Competency-based interviews are where each question is designed to test one or more specific skill. The answer is then matched against pre-decided criteria and marked accordingly.
more information about Example Questions
Give us an example of a situation where you had to deal with a conflict.
How do you influence people in situations where there are conflicting agendas?
Describe a situation where you had to change your approach half-way through a project or task following new input into the project.
Tell me about a time when you took a leadership role in a team?
Tell us about the biggest challenge that you have had to deal with. How did you cope with it?
The key to answering all questions is that you are required to "demonstrate" that you have the right skills by using examples based on your prior experience (you should draw examples from voluntary/community, work and/or academic experiences), and not just talk about the topic in a theoretical and impersonal manner.
more information about A way to address competency based interviews is to use the STAR technique
Situation Task Action Result
Situation or Task
Describe the situation that you were confronted with or the task that needed to be accomplished. With the STAR approach you need to set the context. Make it concise and informative, concentrating solely on what is useful to the story. For example, if the question is asking you to describe a situation where you had to deal with a difficult person, explain how you came to meet that person and why they were being difficult. If the question is asking for an example of teamwork, explain the task that you had to undertake as a team.
This is the most important section of the STAR approach as it is where you will need to demonstrate and highlight the skills and personal attributes that the question is testing. Now that you have set the context of your story, you need to explain what you did. In doing so, you will need to remember the following:
Be personal, i.e. talk about your role in the team. Go into some detail.
Do not assume that they will guess what you mean.
Steer clear of technical information, unless it is crucial to your story.
Explain what you did, how you did it, and why you did it.
Explain what happened eventually – how it all ended. Also, use the opportunity to describe what you accomplished and what you learnt in that situation. This helps you make the answer personal and enables you to highlight further skills.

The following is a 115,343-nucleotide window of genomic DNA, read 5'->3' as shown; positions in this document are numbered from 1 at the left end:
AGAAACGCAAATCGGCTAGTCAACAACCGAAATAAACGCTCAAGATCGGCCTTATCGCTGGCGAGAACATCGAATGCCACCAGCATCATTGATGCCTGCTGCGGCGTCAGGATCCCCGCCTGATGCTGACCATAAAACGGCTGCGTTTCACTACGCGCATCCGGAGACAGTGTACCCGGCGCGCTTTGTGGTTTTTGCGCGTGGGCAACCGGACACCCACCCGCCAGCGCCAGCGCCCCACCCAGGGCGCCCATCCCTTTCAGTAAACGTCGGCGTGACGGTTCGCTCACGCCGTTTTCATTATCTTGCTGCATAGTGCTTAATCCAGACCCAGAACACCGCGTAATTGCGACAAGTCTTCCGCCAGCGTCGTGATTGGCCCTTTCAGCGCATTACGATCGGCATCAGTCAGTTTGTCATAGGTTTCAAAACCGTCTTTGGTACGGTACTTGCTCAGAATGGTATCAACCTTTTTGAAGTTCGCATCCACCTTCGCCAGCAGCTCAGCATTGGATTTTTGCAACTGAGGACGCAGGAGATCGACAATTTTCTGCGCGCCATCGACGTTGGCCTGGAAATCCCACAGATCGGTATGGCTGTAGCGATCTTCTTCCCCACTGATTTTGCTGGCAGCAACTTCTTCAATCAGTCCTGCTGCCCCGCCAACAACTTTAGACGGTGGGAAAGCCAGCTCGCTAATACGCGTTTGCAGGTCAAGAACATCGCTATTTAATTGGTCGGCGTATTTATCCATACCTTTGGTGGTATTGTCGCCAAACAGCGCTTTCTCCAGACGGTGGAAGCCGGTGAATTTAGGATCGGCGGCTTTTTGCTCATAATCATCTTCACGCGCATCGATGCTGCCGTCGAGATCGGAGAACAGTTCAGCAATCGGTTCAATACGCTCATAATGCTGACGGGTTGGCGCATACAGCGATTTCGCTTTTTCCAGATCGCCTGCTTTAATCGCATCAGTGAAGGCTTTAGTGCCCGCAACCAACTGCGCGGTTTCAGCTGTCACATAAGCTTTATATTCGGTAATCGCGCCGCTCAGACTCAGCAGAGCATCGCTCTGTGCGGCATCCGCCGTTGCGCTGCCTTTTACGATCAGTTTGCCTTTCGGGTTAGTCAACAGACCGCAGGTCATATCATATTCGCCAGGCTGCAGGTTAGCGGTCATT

This is probably the most crucial part of your answer. Interviewers want to know that you are using a variety of generic skills in order to achieve your objectives. Therefore, you must be able to demonstrate in your answer that you are taking specific actions because you are trying to achieve a specific objective and not simply by chance.
more information about Examples of Technical/logical thinking questions
Another type of question you may encounter in an investment banking interview is one which is designed to assess your thought process and technical ability, versus focusing on providing the ‘right’ answer. You should be able walk through your thought process and come to a logical answer, even if it is not correct.
A car travels a distance of 60 miles at an average speed of 30 mph. How fast would the car have to travel the same 60 mile distance home to average 60 mph over the entire trip?
Most people say 90 mph but this is actually a trick question! The first leg of the trip covers 60 miles at an average speed of 30 mph. So, this means the car travelled for 2 hours (60/30). In order for the car to average 60 mph over 120 miles, it would have to travel for exactly 2 hours (120/60). Since the car has already travelled for 2 hours, it is impossible for it to average 60 mph over the entire trip.
You are given a 3-gallon jug and a 5-gallon jug. How do you use them to get 4 gallons of liquid?
Fill the 5-gallon jug completely. Pour the contents of the 5-gallon jug into the 3-gallon jug, leaving 2 gallons of liquid in the 5-gallon jug. Next, dump out the contents of the 3-gallon jug and pour the contents of the 5-gallon jug into the 3-gallon jug. At this point, there are 2 gallons in the 3-gallon jug. Fill up the 5-gallon jug and then pour the contents of the 5-gallon jug into the 3-gallon jug until the 3-gallon jug is full. You will have poured 1 gallon, leaving 4 gallons in the 5-gallon jug.